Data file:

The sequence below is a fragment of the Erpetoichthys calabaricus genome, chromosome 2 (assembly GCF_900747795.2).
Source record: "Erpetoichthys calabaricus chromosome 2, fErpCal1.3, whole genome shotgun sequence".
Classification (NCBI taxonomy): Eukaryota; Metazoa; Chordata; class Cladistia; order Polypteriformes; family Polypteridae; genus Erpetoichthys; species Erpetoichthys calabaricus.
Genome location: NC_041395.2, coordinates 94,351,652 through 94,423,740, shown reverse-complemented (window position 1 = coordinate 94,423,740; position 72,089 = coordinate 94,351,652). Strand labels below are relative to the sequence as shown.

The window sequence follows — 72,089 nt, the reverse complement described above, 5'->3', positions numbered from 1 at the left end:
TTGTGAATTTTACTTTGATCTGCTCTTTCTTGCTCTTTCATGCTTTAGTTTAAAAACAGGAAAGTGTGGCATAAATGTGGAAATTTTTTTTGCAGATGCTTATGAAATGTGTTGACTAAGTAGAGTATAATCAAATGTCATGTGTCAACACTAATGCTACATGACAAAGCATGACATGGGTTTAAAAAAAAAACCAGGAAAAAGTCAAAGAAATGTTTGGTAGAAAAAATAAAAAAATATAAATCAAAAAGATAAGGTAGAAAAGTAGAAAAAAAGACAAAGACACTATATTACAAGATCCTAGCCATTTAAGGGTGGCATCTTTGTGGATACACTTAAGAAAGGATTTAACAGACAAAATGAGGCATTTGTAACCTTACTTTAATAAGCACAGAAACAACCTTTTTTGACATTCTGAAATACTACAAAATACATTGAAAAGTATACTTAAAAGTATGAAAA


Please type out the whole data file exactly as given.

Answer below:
The sequence below is a fragment of the Erpetoichthys calabaricus genome, chromosome 2 (assembly GCF_900747795.2).
Source record: "Erpetoichthys calabaricus chromosome 2, fErpCal1.3, whole genome shotgun sequence".
Classification (NCBI taxonomy): Eukaryota; Metazoa; Chordata; class Cladistia; order Polypteriformes; family Polypteridae; genus Erpetoichthys; species Erpetoichthys calabaricus.
Genome location: NC_041395.2, coordinates 94,351,652 through 94,423,740, shown reverse-complemented (window position 1 = coordinate 94,423,740; position 72,089 = coordinate 94,351,652). Strand labels below are relative to the sequence as shown.

The window sequence follows — 72,089 nt, the reverse complement described above, 5'->3', positions numbered from 1 at the left end:
TTGTGAATTTTACTTTGATCTGCTCTTTCTTGCTCTTTCATGCTTTAGTTTAAAAACAGGAAAGTGTGGCATAAATGTGGAAATTTTTTTTGCAGATGCTTATGAAATGTGTTGACTAAGTAGAGTATAATCAAATGTCATGTGTCAACACTAATGCTACATGACAAAGCATGACATGGGTTTAAAAAAAAAACCAGGAAAAAGTCAAAGAAATGTTTGGTAGAAAAAATAAAAAAATATAAATCAAAAAGATAAGGTAGAAAAGTAGAAAAAAAGACAAAGACACTATATTACAAGATCCTAGCCATTTAAGGGTGGCATCTTTGTGGATACACTTAAGAAAGGATTTAACAGACAAAATGAGGCATTTGTAACCTTACTTTAATAAGCACAGAAACAACCTTTTTTGACATTCTGAAATACTACAAAATACATTGAAAAGTATACTTAAAAGTATGAAAA